Cold showers are something I’ve been trying to incorporate into my routine for a while. Because it’s summer, I thought it would be a good time to give it another try.
If you do a quick Google search, you’ll find that there are many benefits to taking cold showers, including:
- Increased vitality
- Decreased muscle soreness
- Stress management
- Enhanced weight loss
I think I read a James Bond novel that described the famed spy getting up in the morning and starting each day with an ice-cold shower. It purportedly increased his alertness, which would be necessary for someone who is trying to achieve situational awareness.
I may not be worried about Goldfinger or Dr. No, but I would still like to reap the benefits of taking a cold shower. However, the endeavor continues to be more or less out of my reach.
I’ve found that the water temperature in my shower doesn’t go much below seventy degrees in the summertime. And that’s the upper limit (and then some) for true hydrotherapy. But, for me, a temperature of eighty degrees is pleasant and even preferable to a hot shower, at times. Seventy-five degrees, surprisingly, starts to get a little uncomfortable. More so than I’d like to admit, considering I’ve been in rivers whose temps are in the fifty’s. Granted, I was wearing a wet suit during those times.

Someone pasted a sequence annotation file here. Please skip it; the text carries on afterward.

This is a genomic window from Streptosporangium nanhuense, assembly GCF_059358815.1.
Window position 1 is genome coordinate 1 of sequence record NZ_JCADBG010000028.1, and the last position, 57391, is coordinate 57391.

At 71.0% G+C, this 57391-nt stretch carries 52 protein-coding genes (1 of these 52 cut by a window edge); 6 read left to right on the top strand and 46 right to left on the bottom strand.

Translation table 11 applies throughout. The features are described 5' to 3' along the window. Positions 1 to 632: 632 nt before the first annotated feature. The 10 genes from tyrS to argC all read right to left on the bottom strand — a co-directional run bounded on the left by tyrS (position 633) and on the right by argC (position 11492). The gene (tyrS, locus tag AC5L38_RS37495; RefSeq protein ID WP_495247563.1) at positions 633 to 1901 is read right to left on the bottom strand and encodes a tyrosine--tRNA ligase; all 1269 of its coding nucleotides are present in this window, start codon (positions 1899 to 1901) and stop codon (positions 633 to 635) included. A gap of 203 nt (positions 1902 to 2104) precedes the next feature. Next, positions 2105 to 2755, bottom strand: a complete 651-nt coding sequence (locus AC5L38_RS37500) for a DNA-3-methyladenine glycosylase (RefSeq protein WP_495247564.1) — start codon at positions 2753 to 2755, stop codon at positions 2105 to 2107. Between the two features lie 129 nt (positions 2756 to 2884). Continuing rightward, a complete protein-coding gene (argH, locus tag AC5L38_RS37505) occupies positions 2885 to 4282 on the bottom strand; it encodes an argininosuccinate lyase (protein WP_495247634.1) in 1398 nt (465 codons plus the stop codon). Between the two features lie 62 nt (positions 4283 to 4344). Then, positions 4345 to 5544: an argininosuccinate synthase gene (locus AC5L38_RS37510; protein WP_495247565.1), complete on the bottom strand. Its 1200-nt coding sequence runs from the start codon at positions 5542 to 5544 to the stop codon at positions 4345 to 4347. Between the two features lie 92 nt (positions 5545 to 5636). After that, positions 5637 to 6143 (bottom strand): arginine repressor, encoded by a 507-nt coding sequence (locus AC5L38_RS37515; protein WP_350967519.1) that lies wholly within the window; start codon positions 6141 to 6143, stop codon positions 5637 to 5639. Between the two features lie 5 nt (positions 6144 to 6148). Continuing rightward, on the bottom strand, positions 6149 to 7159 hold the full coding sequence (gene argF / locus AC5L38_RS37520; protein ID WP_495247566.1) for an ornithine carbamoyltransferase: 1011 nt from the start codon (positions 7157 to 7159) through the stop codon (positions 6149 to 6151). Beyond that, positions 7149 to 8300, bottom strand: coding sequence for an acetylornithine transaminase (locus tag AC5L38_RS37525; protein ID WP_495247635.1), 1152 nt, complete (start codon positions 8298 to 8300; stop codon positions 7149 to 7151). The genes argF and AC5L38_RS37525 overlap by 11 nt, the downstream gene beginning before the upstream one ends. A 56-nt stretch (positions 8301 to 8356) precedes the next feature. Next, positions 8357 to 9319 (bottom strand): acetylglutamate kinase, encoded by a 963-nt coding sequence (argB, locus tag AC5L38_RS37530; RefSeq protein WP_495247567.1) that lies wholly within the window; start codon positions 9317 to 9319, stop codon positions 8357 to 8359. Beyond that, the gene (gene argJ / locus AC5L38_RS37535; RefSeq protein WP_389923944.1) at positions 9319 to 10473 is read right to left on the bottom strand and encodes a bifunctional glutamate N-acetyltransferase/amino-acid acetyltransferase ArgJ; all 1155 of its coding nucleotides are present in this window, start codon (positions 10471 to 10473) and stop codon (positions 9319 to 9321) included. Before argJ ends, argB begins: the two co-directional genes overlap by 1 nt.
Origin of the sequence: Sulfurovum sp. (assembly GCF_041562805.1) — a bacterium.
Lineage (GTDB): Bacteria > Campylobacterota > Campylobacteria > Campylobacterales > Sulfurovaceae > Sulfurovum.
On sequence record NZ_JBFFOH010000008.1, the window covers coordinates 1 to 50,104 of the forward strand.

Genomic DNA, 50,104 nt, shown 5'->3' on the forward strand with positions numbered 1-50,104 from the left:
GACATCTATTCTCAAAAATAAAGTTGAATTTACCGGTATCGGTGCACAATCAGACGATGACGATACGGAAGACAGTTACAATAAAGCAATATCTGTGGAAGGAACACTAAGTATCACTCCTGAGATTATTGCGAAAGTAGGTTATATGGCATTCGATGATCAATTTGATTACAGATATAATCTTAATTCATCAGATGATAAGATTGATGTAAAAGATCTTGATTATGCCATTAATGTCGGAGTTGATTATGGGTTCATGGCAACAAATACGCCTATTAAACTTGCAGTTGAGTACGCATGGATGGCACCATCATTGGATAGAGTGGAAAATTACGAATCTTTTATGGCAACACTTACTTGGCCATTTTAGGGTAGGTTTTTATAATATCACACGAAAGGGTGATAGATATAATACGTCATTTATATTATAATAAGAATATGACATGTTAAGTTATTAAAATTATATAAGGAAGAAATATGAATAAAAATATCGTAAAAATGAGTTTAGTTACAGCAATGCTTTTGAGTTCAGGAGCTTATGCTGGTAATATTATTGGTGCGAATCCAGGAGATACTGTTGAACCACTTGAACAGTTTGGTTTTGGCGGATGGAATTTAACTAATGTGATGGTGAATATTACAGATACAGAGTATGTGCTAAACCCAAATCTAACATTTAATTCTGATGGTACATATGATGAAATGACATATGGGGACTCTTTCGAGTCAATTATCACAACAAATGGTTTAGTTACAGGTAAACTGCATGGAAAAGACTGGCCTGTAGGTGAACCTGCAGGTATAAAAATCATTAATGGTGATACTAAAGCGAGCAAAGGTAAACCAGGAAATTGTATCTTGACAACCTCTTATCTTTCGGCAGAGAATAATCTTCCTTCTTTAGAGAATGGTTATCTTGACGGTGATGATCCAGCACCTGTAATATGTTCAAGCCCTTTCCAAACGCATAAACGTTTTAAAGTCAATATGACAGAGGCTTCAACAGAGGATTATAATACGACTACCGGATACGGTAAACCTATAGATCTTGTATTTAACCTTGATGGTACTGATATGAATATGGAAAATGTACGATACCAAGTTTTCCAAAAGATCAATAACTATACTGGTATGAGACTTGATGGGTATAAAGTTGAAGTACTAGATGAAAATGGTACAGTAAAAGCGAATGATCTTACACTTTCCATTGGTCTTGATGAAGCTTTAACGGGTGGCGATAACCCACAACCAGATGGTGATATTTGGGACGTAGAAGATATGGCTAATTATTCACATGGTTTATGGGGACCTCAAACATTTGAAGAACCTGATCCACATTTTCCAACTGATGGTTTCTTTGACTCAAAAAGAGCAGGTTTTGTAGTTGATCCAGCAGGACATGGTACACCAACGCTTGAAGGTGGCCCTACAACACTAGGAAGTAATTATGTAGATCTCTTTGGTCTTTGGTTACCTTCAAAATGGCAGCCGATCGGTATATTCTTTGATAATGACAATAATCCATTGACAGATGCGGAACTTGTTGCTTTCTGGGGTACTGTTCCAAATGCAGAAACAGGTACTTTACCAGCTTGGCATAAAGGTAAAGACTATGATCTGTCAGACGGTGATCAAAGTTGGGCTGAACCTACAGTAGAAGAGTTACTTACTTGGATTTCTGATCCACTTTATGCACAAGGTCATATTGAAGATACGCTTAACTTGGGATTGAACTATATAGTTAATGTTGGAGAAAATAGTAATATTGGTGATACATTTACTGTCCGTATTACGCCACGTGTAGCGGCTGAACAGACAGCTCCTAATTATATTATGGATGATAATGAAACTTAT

How do you get the temperature down? (I’m not sure it’s worth asking if you get used to it.) I started by progressively decreasing the temperature of the water in my shower after a workout (when my body tends to be most overheated). This turned out to be a pretty effective strategy because starting with cold water was something I found myself resisting.
What I learned was that when it comes down to it, I’m not sure I need to torture myself with a freezing shower from start to finish. After all, there are benefits to a hot shower, as well. The heat can also help decrease muscle soreness.
I’m still going to work at it, but I think I’ve found a happy medium. When I’m already warm (e.g., after a run on a hot day), a cold shower could be beneficial. But when it’s cold out, and I’m sore after hitting the gym, a hot shower or bath might also do me some good.
Of course, if I become an international spy, this could be a problem.
photo: Andrew Neel